By Tim Nanns
President Abdel Fattah Al-Sisi’s visit to Germany has already sparked strong reactions well ahead of his setting foot in the country. German Bundestag (parliament) President Norbert Lammert refused to meet Al-Sisi during the president’s two-day visit to Berlin, citing a lack of progress in Egypt’s transition to democracy as the main reason.
As head of parliament, Lammert is constitutionally the German state’s number two, second only to the Chancellor. He has always been known to take a firmer stance on certain issues than the government. This is, not least, because his position, relatively low in real power but equipped with the advantage of hovering over day-to-day political business and party lines, allows him to.
Al-Sisi is scheduled to arrive in Berlin late Tuesday, officially being welcomed by German president Joachim Gauck the following day. He is to hold talks with Chancellor Angela Merkel, Vice Chancellor and Minister of Industry Sigmar Gabriel, as well as Foreign Minister Frank-Walter Steinmeier.
A Muslim Brotherhood spokesperson told Daily News Egypt that Lammert’s refusal to meet Al-Sisi was “very embarrassing”, which would prove the Brotherhood’s narrative of the situation in Egypt to be true.
The spokesperson went on to hail Lammert’s decision as a sign the German parliament was among the “least corrupt ones” for not succumbing to international pressure. Accusations of the Brotherhood executing influence over the European political scene were fabricated, the spokesperson claimed.
Undoubtedly, Germany’s political scene rarely seems united in their concerns about Egypt’s human rights situation and the lack of democratic progress.
Yet in statements issued to Daily News Egypt, the Foreign Policy Spokespersons of Germany’s governing parties were keen to highlight Egypt’s importance in the Middle East. Philipp Missfelder, speaking on behalf of Chancellor Merkel’s Christian Democratic Union (CDU – and of which Lammert is also a member), hailed Egypt as “one of the most stable and safest countries in the whole region”.
Meanwhile, Niels Annen, speaking for the Social Democratic Party of Germany (SPD), the party of Foreign Minister Steinmeier and Vice Chancellor Gabriel, highlighted the country’s role as a “very important partner for the West in the region”.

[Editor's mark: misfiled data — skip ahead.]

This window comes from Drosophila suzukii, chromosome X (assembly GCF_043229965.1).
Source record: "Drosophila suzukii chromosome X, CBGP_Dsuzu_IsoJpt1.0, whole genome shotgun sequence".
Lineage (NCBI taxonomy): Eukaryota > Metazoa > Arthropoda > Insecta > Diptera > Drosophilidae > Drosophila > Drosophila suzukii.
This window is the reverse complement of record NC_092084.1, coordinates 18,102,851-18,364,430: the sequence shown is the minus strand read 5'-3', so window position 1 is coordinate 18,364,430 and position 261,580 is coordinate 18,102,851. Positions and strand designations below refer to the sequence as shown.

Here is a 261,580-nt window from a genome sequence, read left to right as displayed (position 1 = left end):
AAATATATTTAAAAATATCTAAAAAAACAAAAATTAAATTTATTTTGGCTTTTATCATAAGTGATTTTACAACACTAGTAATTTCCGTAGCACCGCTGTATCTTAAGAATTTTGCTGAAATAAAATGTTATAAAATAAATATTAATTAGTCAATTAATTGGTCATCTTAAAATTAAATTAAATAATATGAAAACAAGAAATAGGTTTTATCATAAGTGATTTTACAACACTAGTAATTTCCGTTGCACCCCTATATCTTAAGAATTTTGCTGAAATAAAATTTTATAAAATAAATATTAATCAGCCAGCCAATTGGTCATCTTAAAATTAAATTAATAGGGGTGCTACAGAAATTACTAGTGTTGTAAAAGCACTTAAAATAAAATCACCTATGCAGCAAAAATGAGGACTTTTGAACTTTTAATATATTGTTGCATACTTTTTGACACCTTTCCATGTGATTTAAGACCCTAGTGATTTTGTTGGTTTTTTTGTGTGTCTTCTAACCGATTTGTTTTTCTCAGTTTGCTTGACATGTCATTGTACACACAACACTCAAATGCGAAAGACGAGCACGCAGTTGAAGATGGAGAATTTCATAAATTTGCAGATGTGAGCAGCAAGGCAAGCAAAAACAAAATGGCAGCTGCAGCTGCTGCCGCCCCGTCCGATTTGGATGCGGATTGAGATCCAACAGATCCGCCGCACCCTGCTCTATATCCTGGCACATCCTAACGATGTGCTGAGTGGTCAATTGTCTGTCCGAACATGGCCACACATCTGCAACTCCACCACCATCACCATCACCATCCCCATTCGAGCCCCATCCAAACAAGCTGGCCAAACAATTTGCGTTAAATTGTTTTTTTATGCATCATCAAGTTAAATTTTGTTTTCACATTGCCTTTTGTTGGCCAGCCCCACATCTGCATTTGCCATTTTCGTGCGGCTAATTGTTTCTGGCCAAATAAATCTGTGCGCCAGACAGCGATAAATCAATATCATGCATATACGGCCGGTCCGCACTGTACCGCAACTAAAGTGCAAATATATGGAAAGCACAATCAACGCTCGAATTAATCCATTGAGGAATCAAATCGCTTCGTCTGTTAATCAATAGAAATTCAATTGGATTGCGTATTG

Still, he spoke of “rising concerns” about the lack of parliamentary elections in Egypt and the “difficult human rights situation”. Concerning Lammert’s refusal, he claimed that “the government, as well as the parliamentary president, decide independently which visitors they receive”.
Human Rights Watch (HRW) also took a stance over the visit by sending, along with Amnesty International and other human rights organisations, a letter to Chancellor Merkel, pressuring her to “continue to freeze transfers of arms and security-related items that can be used for repression” and to criticise the human rights situation in Egypt.
Annen said he is “sure that the federal government is going to address the problems and deficits […] concerning democracy and human rights very clearly with President Al-Sisi”. Missfelder was more reserved towards the issue of human rights, only claiming that the decision of “Merkel and President Gauck to hold on to their consultations with President Al-Sisi” was right. He claimed that “only by talks is it possible to find solutions for the numerous [regional] conflicts”.
Omid Nouripour and Franziska Brantner, of the opposition Green Party, struck the same chord as HRW in an opinion article for Daily News Egypt. They accused the German government of “falling back into the bad habits of supporting authoritarian rule”, while rhetorically promoting human rights, claiming that therefore “Western governments have often justly been accused of bigotry”.
The division among German politicians, despite a relatively united view towards Egypt’s internal situation, is how to weigh human rights and ideals against the urging need to bond with one of the last remaining stability anchors in the region.
The respective roles are the same as usual, with the left-wing opposition voicing its criticism of the government’s human rights policies. The governing CDU and SPD, however, one of which was heading every government since the foundation of the Federal Republic, never had any real issues of making close contact with leaders accused of authoritarian rule, especially in the Middle East, including former president Hosni Mubarak.